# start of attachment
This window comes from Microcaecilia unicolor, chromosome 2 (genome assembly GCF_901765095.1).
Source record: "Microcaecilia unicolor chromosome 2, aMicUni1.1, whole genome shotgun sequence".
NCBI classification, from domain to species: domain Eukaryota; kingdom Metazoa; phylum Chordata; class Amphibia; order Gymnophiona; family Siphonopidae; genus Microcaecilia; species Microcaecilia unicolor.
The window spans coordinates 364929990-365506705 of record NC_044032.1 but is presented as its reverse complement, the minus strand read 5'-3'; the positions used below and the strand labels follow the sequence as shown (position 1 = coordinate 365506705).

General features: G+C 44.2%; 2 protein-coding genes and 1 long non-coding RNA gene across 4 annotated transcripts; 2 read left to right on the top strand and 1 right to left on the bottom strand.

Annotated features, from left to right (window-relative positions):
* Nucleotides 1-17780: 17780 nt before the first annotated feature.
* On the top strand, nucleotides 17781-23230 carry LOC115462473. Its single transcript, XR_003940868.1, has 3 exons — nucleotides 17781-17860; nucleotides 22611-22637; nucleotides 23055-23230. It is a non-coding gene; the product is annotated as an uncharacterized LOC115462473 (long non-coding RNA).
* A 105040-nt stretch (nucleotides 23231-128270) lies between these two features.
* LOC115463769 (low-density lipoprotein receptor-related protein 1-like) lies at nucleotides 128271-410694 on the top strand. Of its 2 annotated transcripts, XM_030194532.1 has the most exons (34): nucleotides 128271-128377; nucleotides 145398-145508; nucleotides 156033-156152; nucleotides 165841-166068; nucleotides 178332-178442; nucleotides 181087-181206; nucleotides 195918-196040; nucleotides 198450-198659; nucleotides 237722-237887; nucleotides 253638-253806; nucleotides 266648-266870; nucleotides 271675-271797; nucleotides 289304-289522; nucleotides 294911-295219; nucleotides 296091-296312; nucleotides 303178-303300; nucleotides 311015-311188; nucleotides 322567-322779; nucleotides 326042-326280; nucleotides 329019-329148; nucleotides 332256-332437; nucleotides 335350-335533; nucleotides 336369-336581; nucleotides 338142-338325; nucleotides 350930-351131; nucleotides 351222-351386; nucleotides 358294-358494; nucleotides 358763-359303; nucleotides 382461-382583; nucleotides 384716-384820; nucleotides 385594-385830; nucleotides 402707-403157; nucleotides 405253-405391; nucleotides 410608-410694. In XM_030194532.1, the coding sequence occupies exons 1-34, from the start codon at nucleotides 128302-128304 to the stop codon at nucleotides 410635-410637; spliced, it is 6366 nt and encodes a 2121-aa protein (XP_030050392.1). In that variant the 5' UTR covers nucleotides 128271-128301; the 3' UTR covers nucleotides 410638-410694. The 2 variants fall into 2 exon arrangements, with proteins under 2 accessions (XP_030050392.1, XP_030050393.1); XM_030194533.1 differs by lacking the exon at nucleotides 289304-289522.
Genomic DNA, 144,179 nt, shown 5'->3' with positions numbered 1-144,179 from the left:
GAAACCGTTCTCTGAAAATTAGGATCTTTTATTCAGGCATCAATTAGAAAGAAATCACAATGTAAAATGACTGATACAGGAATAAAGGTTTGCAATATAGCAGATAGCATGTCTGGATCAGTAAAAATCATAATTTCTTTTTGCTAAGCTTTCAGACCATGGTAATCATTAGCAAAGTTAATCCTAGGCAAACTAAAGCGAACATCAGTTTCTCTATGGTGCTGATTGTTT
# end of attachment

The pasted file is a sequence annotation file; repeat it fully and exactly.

This window comes from Microcaecilia unicolor, chromosome 2 (genome assembly GCF_901765095.1).
Source record: "Microcaecilia unicolor chromosome 2, aMicUni1.1, whole genome shotgun sequence".
NCBI classification, from domain to species: domain Eukaryota; kingdom Metazoa; phylum Chordata; class Amphibia; order Gymnophiona; family Siphonopidae; genus Microcaecilia; species Microcaecilia unicolor.
The window spans coordinates 364929990-365506705 of record NC_044032.1 but is presented as its reverse complement, the minus strand read 5'-3'; the positions used below and the strand labels follow the sequence as shown (position 1 = coordinate 365506705).

General features: G+C 44.2%; 2 protein-coding genes and 1 long non-coding RNA gene across 4 annotated transcripts; 2 read left to right on the top strand and 1 right to left on the bottom strand.

Annotated features, from left to right (window-relative positions):
* Nucleotides 1-17780: 17780 nt before the first annotated feature.
* On the top strand, nucleotides 17781-23230 carry LOC115462473. Its single transcript, XR_003940868.1, has 3 exons — nucleotides 17781-17860; nucleotides 22611-22637; nucleotides 23055-23230. It is a non-coding gene; the product is annotated as an uncharacterized LOC115462473 (long non-coding RNA).
* A 105040-nt stretch (nucleotides 23231-128270) lies between these two features.
* LOC115463769 (low-density lipoprotein receptor-related protein 1-like) lies at nucleotides 128271-410694 on the top strand. Of its 2 annotated transcripts, XM_030194532.1 has the most exons (34): nucleotides 128271-128377; nucleotides 145398-145508; nucleotides 156033-156152; nucleotides 165841-166068; nucleotides 178332-178442; nucleotides 181087-181206; nucleotides 195918-196040; nucleotides 198450-198659; nucleotides 237722-237887; nucleotides 253638-253806; nucleotides 266648-266870; nucleotides 271675-271797; nucleotides 289304-289522; nucleotides 294911-295219; nucleotides 296091-296312; nucleotides 303178-303300; nucleotides 311015-311188; nucleotides 322567-322779; nucleotides 326042-326280; nucleotides 329019-329148; nucleotides 332256-332437; nucleotides 335350-335533; nucleotides 336369-336581; nucleotides 338142-338325; nucleotides 350930-351131; nucleotides 351222-351386; nucleotides 358294-358494; nucleotides 358763-359303; nucleotides 382461-382583; nucleotides 384716-384820; nucleotides 385594-385830; nucleotides 402707-403157; nucleotides 405253-405391; nucleotides 410608-410694. In XM_030194532.1, the coding sequence occupies exons 1-34, from the start codon at nucleotides 128302-128304 to the stop codon at nucleotides 410635-410637; spliced, it is 6366 nt and encodes a 2121-aa protein (XP_030050392.1). In that variant the 5' UTR covers nucleotides 128271-128301; the 3' UTR covers nucleotides 410638-410694. The 2 variants fall into 2 exon arrangements, with proteins under 2 accessions (XP_030050392.1, XP_030050393.1); XM_030194533.1 differs by lacking the exon at nucleotides 289304-289522.
Genomic DNA, 144,179 nt, shown 5'->3' with positions numbered 1-144,179 from the left:
GAAACCGTTCTCTGAAAATTAGGATCTTTTATTCAGGCATCAATTAGAAAGAAATCACAATGTAAAATGACTGATACAGGAATAAAGGTTTGCAATATAGCAGATAGCATGTCTGGATCAGTAAAAATCATAATTTCTTTTTGCTAAGCTTTCAGACCATGGTAATCATTAGCAAAGTTAATCCTAGGCAAACTAAAGCGAACATCAGTTTCTCTATGGTGCTGATTGTTT